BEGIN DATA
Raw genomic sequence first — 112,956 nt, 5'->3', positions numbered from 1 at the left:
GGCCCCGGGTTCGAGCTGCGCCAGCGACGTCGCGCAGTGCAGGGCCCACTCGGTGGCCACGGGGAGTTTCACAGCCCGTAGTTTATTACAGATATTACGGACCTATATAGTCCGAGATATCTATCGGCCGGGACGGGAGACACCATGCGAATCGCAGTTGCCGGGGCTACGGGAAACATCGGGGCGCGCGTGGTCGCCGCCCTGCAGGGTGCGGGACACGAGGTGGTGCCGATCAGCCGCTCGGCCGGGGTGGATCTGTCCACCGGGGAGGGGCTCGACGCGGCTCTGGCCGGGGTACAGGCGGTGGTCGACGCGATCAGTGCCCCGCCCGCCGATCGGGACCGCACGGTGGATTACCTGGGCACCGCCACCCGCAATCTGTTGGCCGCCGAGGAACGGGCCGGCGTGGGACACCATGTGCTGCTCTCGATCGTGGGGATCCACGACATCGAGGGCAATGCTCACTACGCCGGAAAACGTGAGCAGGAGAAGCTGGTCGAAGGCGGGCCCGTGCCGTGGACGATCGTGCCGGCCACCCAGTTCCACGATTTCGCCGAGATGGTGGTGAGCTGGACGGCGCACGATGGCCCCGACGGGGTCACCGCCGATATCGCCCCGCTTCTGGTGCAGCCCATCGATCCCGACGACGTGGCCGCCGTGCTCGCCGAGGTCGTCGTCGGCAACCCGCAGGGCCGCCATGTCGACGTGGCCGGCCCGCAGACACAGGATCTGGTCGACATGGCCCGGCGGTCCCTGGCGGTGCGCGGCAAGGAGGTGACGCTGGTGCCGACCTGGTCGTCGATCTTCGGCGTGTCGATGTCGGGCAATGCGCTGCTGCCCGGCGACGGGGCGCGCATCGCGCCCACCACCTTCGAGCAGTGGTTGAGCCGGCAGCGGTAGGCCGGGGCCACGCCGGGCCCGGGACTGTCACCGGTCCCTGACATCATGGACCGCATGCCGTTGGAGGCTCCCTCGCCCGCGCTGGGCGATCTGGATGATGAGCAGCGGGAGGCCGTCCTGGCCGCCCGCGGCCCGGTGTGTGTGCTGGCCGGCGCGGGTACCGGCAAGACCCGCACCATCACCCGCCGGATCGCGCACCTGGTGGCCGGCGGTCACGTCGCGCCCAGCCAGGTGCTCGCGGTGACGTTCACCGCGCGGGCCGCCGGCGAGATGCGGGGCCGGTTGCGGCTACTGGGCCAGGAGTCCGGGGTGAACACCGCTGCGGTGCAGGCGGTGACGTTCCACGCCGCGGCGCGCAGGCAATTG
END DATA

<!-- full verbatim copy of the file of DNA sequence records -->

Raw genomic sequence first — 112,956 nt, 5'->3', positions numbered from 1 at the left:
GGCCCCGGGTTCGAGCTGCGCCAGCGACGTCGCGCAGTGCAGGGCCCACTCGGTGGCCACGGGGAGTTTCACAGCCCGTAGTTTATTACAGATATTACGGACCTATATAGTCCGAGATATCTATCGGCCGGGACGGGAGACACCATGCGAATCGCAGTTGCCGGGGCTACGGGAAACATCGGGGCGCGCGTGGTCGCCGCCCTGCAGGGTGCGGGACACGAGGTGGTGCCGATCAGCCGCTCGGCCGGGGTGGATCTGTCCACCGGGGAGGGGCTCGACGCGGCTCTGGCCGGGGTACAGGCGGTGGTCGACGCGATCAGTGCCCCGCCCGCCGATCGGGACCGCACGGTGGATTACCTGGGCACCGCCACCCGCAATCTGTTGGCCGCCGAGGAACGGGCCGGCGTGGGACACCATGTGCTGCTCTCGATCGTGGGGATCCACGACATCGAGGGCAATGCTCACTACGCCGGAAAACGTGAGCAGGAGAAGCTGGTCGAAGGCGGGCCCGTGCCGTGGACGATCGTGCCGGCCACCCAGTTCCACGATTTCGCCGAGATGGTGGTGAGCTGGACGGCGCACGATGGCCCCGACGGGGTCACCGCCGATATCGCCCCGCTTCTGGTGCAGCCCATCGATCCCGACGACGTGGCCGCCGTGCTCGCCGAGGTCGTCGTCGGCAACCCGCAGGGCCGCCATGTCGACGTGGCCGGCCCGCAGACACAGGATCTGGTCGACATGGCCCGGCGGTCCCTGGCGGTGCGCGGCAAGGAGGTGACGCTGGTGCCGACCTGGTCGTCGATCTTCGGCGTGTCGATGTCGGGCAATGCGCTGCTGCCCGGCGACGGGGCGCGCATCGCGCCCACCACCTTCGAGCAGTGGTTGAGCCGGCAGCGGTAGGCCGGGGCCACGCCGGGCCCGGGACTGTCACCGGTCCCTGACATCATGGACCGCATGCCGTTGGAGGCTCCCTCGCCCGCGCTGGGCGATCTGGATGATGAGCAGCGGGAGGCCGTCCTGGCCGCCCGCGGCCCGGTGTGTGTGCTGGCCGGCGCGGGTACCGGCAAGACCCGCACCATCACCCGCCGGATCGCGCACCTGGTGGCCGGCGGTCACGTCGCGCCCAGCCAGGTGCTCGCGGTGACGTTCACCGCGCGGGCCGCCGGCGAGATGCGGGGCCGGTTGCGGCTACTGGGCCAGGAGTCCGGGGTGAACACCGCTGCGGTGCAGGCGGTGACGTTCCACGCCGCGGCGCGCAGGCAATTG